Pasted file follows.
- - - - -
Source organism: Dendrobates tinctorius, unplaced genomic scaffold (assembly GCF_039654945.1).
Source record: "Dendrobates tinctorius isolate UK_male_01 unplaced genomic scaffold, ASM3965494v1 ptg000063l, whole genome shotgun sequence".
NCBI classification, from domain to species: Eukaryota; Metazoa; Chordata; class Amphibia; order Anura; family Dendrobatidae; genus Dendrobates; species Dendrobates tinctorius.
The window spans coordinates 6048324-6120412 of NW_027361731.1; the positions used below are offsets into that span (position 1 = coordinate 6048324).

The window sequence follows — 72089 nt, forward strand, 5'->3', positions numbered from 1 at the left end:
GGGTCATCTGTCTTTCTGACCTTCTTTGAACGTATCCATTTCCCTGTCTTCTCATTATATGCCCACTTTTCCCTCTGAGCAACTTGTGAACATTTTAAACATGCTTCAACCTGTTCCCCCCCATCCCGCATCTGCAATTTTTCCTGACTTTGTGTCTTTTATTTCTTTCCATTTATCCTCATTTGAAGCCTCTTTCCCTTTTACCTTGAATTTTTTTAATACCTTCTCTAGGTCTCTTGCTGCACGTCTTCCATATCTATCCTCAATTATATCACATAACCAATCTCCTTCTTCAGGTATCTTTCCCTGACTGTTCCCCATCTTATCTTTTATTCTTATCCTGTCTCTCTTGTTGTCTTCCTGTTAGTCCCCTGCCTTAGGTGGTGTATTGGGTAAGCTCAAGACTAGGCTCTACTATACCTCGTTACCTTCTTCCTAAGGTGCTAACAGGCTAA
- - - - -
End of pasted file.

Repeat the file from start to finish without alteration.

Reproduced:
Source organism: Dendrobates tinctorius, unplaced genomic scaffold (assembly GCF_039654945.1).
Source record: "Dendrobates tinctorius isolate UK_male_01 unplaced genomic scaffold, ASM3965494v1 ptg000063l, whole genome shotgun sequence".
NCBI classification, from domain to species: Eukaryota; Metazoa; Chordata; class Amphibia; order Anura; family Dendrobatidae; genus Dendrobates; species Dendrobates tinctorius.
The window spans coordinates 6048324-6120412 of NW_027361731.1; the positions used below are offsets into that span (position 1 = coordinate 6048324).

The window sequence follows — 72089 nt, forward strand, 5'->3', positions numbered from 1 at the left end:
GGGTCATCTGTCTTTCTGACCTTCTTTGAACGTATCCATTTCCCTGTCTTCTCATTATATGCCCACTTTTCCCTCTGAGCAACTTGTGAACATTTTAAACATGCTTCAACCTGTTCCCCCCCATCCCGCATCTGCAATTTTTCCTGACTTTGTGTCTTTTATTTCTTTCCATTTATCCTCATTTGAAGCCTCTTTCCCTTTTACCTTGAATTTTTTTAATACCTTCTCTAGGTCTCTTGCTGCACGTCTTCCATATCTATCCTCAATTATATCACATAACCAATCTCCTTCTTCAGGTATCTTTCCCTGACTGTTCCCCATCTTATCTTTTATTCTTATCCTGTCTCTCTTGTTGTCTTCCTGTTAGTCCCCTGCCTTAGGTGGTGTATTGGGTAAGCTCAAGACTAGGCTCTACTATACCTCGTTACCTTCTTCCTAAGGTGCTAACAGGCTAA